Spelled and referenced variously, Simon Desjardins spent time in Albany and its environs during the 1790s. He was among a newcomer enclave of those who fled France ahead of the so-called "Reign of Terror." However, he appears to have been sent to America by investors to pioneer what turned out to be an ill-fated settlement venture in northern New York. His subsequent life in America was lengthy and developed far beyond our parameters. This sketch will focus on his time in Albany.
He is said to have been "a gentleman of culture and learning, and had been a chamberlain of Louis XVI."
After a dramatic voyage from France, Desjardins and his family landed in New York in mid-September 1793. A number of logistical factors led him to Albany where he would be "156 miles closer" to the ultimate destination of Castorland in northern New York State. His move to Albany was not without drama of its own. Chronicling the trip in his journal, Desjardins arrived in Albany on September 23. His detailed impressions on reaching Albany are the observations of an articulate newcomer.
After meeting Albany's finest, Desjardins was not able to secure suitable lodgings for his family and associates. Thus, his party trekked to Schenectady but soon set off for their northwesterly destination - using the Mohawk whenever possible. That forty-day excursion is more completely chronicled in The Navigators.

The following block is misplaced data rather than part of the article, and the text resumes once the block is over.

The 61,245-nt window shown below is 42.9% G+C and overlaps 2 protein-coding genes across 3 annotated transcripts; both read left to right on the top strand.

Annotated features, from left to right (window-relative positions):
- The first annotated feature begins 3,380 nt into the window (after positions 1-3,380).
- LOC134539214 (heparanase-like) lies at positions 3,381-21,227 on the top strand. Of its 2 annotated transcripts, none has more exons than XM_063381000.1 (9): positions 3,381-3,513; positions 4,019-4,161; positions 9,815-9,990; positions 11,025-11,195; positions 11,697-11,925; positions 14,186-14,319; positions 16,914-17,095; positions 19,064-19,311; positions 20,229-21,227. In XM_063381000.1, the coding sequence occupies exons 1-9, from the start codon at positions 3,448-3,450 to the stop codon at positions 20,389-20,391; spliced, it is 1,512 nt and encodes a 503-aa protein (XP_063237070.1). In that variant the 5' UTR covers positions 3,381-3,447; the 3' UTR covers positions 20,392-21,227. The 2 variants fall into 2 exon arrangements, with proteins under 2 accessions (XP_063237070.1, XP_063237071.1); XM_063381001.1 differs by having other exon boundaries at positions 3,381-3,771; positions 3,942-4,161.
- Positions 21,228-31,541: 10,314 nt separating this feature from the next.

By October 1794, Desjardins (1756-1841) was able to purchase a lot on Watervliet Street from Theodorus Van Wyck Graham.
One source has identified him and his cohort Pierre Pharoux as "emigre-architect-engineers" who may have influenced Philip Hooker.
In August 1797, a fire destroyed the house he occupied on Market Street which was owned by Cornelis Ten Broeck.
Unlike his other Catholic countrymen, he does not seem to have taken part in the formation of St. Mary's Roman Catholic church. We surmise that he was married but have yet to find information on his wife or family.
During the mid-1790s, he seems to have used Albany as his seasonal fallback residence while he attempted to establish the Castorland settlement. Following the accidental drowning of his partner in 1795, Desjardins carried on for a while but left upstate New York as the venture was destined to fail.
In 1809, his house and lot on Market Street was valued substantially although he was identified as a "non resident."
By that time, Simon Desjardins probably had left Albany. His subsequent life in America over the next thirty years has not been investigated. He is said to have died in Delaware in 1841.
Sources: The life of Simon Desjardins has no CAP biography number. This sketch is derived chiefly from family and community-based resources. The principal source for his out-of-Albany exploits is Castorland Journal: An Account of the Exploration and Settlement of Northern New York State by French Émigrés in the Years 1793 to 1797 kept by Simon Desjardins and Pierre Pharoux and translated by John A. Gallucci (Cornell University Press, 2010). More on Desjardins and his travails - and a worthy yet under appreciated window on the development of upstate. Google search for Simon Desjardins Albany - July 2017. From the Gazetteer of Lewis County
Albany's finest: Albany contacts made in 1793 included General Philip Schuyler, the French speaking Jacob Vanderheyden, "Major" (perhaps Robert) Wright, Abraham Cuyler, Stephen Lush, Surveyor General Simeon De Witt,
first posted 3/20/17; upddated 7/11/17